2.       Massage. Choose a part of you that you feel comfortable having your partner rub—neck and shoulders, back, feet, hands—whatever seems best to you. Have your partner spend about five minutes rubbing you as you like. Then, switch roles. What did you notice as a result of this? Is this comfortable and enjoyable for you, or do unresolved feelings or discomforts surface?


For Further Study

Read one of the recommended readings on love and society, listed on the next sheet. Alternatively, you can view the video on Touching produced by the Nova programming on Public Television.


Try testing the hypothesis that if you receive more nurturing, physical contact, it will be easier to choose to experience and direct love. Using the space below, make a list of the ways you could increase the amount of pleasurable touch in your life. Place the list in a prominent place in your home, and check off the number of times you create each experience. Note your reactions to increasing physical contact. Does it seem to help you become more loving?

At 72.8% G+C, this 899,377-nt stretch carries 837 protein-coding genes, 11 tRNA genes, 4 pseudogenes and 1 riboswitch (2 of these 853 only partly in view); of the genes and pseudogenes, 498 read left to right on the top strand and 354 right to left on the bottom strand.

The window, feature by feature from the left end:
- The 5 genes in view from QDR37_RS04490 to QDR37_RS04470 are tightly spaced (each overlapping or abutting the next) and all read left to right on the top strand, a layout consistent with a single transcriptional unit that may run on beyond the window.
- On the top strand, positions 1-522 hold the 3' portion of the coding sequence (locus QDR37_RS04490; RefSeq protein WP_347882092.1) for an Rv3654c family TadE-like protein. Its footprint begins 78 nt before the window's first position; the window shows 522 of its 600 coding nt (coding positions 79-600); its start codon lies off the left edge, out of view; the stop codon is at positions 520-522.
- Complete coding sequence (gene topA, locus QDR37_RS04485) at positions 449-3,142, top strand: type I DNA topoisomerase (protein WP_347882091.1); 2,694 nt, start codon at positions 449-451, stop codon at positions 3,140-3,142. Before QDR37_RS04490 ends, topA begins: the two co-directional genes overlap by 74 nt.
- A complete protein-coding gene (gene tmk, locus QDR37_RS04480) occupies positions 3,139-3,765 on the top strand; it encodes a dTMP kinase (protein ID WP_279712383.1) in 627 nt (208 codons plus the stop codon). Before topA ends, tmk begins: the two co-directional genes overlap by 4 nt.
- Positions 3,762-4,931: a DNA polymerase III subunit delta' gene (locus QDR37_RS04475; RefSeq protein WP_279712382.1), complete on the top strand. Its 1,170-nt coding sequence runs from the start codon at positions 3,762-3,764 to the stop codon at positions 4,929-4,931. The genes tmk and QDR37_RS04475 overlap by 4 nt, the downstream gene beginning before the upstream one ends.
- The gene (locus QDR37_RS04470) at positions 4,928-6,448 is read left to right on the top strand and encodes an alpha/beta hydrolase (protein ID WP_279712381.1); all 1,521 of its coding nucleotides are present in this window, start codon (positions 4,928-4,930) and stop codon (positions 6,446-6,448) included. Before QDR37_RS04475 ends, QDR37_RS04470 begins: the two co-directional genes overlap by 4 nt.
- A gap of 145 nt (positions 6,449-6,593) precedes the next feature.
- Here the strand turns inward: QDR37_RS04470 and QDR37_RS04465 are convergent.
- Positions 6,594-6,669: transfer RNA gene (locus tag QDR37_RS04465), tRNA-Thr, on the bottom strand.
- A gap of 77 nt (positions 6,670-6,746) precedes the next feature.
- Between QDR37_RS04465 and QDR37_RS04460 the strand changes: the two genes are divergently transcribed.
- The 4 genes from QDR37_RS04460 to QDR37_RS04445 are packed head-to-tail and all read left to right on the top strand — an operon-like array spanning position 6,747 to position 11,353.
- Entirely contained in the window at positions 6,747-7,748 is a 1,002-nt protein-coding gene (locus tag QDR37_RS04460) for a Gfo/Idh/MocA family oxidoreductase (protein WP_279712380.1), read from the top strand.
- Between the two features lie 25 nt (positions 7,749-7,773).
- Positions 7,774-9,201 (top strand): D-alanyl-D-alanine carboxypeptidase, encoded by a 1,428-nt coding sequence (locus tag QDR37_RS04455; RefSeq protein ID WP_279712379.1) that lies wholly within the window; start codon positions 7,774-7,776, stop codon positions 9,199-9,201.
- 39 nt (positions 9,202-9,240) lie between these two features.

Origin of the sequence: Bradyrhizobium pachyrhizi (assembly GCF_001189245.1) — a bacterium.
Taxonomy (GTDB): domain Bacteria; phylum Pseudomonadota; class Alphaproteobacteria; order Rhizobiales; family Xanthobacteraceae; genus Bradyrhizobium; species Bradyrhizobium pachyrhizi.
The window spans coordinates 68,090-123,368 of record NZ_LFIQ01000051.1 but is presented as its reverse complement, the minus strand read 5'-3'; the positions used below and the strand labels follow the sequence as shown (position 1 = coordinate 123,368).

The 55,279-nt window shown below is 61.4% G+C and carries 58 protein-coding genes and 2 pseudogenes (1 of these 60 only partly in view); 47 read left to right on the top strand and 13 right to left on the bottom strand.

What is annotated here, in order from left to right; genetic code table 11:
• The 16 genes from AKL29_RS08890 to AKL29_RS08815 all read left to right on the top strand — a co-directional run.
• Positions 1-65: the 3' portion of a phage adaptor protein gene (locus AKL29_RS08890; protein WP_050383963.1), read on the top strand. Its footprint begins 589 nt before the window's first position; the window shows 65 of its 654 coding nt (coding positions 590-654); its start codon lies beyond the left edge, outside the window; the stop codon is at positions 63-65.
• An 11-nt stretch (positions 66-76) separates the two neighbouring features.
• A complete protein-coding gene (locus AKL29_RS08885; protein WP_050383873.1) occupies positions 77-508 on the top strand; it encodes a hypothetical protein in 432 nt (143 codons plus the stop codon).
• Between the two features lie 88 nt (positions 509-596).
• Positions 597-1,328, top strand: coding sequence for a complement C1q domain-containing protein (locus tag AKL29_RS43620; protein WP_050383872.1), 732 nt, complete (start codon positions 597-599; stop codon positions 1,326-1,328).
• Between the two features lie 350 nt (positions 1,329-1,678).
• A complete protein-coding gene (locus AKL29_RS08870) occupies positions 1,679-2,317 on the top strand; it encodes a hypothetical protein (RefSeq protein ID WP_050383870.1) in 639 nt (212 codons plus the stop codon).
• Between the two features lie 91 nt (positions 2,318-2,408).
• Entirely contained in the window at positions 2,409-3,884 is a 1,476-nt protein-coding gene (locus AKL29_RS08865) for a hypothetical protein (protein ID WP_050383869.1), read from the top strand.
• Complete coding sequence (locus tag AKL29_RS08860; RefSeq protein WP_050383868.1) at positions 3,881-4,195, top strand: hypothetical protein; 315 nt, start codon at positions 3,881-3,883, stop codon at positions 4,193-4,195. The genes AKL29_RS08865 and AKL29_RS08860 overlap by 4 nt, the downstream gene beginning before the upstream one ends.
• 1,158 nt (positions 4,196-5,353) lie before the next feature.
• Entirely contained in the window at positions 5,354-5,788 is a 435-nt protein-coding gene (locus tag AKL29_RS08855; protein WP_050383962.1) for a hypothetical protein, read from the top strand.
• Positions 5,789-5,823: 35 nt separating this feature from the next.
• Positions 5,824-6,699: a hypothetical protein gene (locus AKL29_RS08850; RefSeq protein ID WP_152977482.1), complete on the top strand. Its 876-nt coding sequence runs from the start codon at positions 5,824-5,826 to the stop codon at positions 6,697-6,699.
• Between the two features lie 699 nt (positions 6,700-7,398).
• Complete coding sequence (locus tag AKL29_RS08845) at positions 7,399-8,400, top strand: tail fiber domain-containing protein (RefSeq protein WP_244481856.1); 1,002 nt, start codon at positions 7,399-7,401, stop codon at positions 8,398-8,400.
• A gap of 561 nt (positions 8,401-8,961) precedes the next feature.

Become aware of how you may be acting on cultural programming that inhibits the choice to express emotional warmth and physical affection. Choose one “program” you’d like to change, and write it out below. Then, write the new program you’d like to put into effect. Over the next month, do your best to live the new program and not the old.


Recommended Reading

Touching, by Ashley Montagu

This is the classic book on the importance of touch and the correspondence between physical contact and nurturing behavior. Montagu’s style is scientific but readable, and his book covers just about everything there is to say about the area. Of particular interest is the chapter “Culture and Contact,” which summarizes the touching norms of many different cultures.


The Continuum Concept, by Jean Liedloff

Here is a rather unusual, not to say unlikely, book—the very readable description of a primitive matriarchal culture, as seen by a fashion model who visited and observed it a number of times. Liedloff’s observations are fascinating and anecdotal, and provide some clear pictures of matriarchal ways of being. Liedloff devotes much of the book to her theories on childrearing drawn from her experiences and to analyzing Western cultural patterns in terms of her views.